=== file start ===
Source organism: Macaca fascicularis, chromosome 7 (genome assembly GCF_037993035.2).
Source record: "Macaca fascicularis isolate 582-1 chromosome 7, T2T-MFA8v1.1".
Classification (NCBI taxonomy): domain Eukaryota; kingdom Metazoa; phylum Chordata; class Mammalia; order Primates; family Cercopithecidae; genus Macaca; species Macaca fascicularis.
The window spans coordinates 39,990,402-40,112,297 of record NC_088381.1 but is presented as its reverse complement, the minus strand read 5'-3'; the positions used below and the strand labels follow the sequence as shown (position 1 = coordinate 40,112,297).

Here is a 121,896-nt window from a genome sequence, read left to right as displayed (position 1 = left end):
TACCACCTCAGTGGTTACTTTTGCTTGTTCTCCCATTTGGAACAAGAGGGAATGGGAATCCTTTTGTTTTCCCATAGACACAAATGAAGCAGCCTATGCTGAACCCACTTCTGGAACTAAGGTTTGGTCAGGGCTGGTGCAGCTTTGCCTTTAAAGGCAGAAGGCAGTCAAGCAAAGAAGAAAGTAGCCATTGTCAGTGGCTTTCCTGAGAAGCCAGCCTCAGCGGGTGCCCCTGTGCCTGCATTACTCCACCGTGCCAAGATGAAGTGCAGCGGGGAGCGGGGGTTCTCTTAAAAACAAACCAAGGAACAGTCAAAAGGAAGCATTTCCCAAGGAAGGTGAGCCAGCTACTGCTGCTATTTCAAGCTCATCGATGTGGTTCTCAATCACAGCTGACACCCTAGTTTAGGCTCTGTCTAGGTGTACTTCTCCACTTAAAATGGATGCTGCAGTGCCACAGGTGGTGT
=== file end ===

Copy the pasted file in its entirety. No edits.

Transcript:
Source organism: Macaca fascicularis, chromosome 7 (genome assembly GCF_037993035.2).
Source record: "Macaca fascicularis isolate 582-1 chromosome 7, T2T-MFA8v1.1".
Classification (NCBI taxonomy): domain Eukaryota; kingdom Metazoa; phylum Chordata; class Mammalia; order Primates; family Cercopithecidae; genus Macaca; species Macaca fascicularis.
The window spans coordinates 39,990,402-40,112,297 of record NC_088381.1 but is presented as its reverse complement, the minus strand read 5'-3'; the positions used below and the strand labels follow the sequence as shown (position 1 = coordinate 40,112,297).

Here is a 121,896-nt window from a genome sequence, read left to right as displayed (position 1 = left end):
TACCACCTCAGTGGTTACTTTTGCTTGTTCTCCCATTTGGAACAAGAGGGAATGGGAATCCTTTTGTTTTCCCATAGACACAAATGAAGCAGCCTATGCTGAACCCACTTCTGGAACTAAGGTTTGGTCAGGGCTGGTGCAGCTTTGCCTTTAAAGGCAGAAGGCAGTCAAGCAAAGAAGAAAGTAGCCATTGTCAGTGGCTTTCCTGAGAAGCCAGCCTCAGCGGGTGCCCCTGTGCCTGCATTACTCCACCGTGCCAAGATGAAGTGCAGCGGGGAGCGGGGGTTCTCTTAAAAACAAACCAAGGAACAGTCAAAAGGAAGCATTTCCCAAGGAAGGTGAGCCAGCTACTGCTGCTATTTCAAGCTCATCGATGTGGTTCTCAATCACAGCTGACACCCTAGTTTAGGCTCTGTCTAGGTGTACTTCTCCACTTAAAATGGATGCTGCAGTGCCACAGGTGGTGT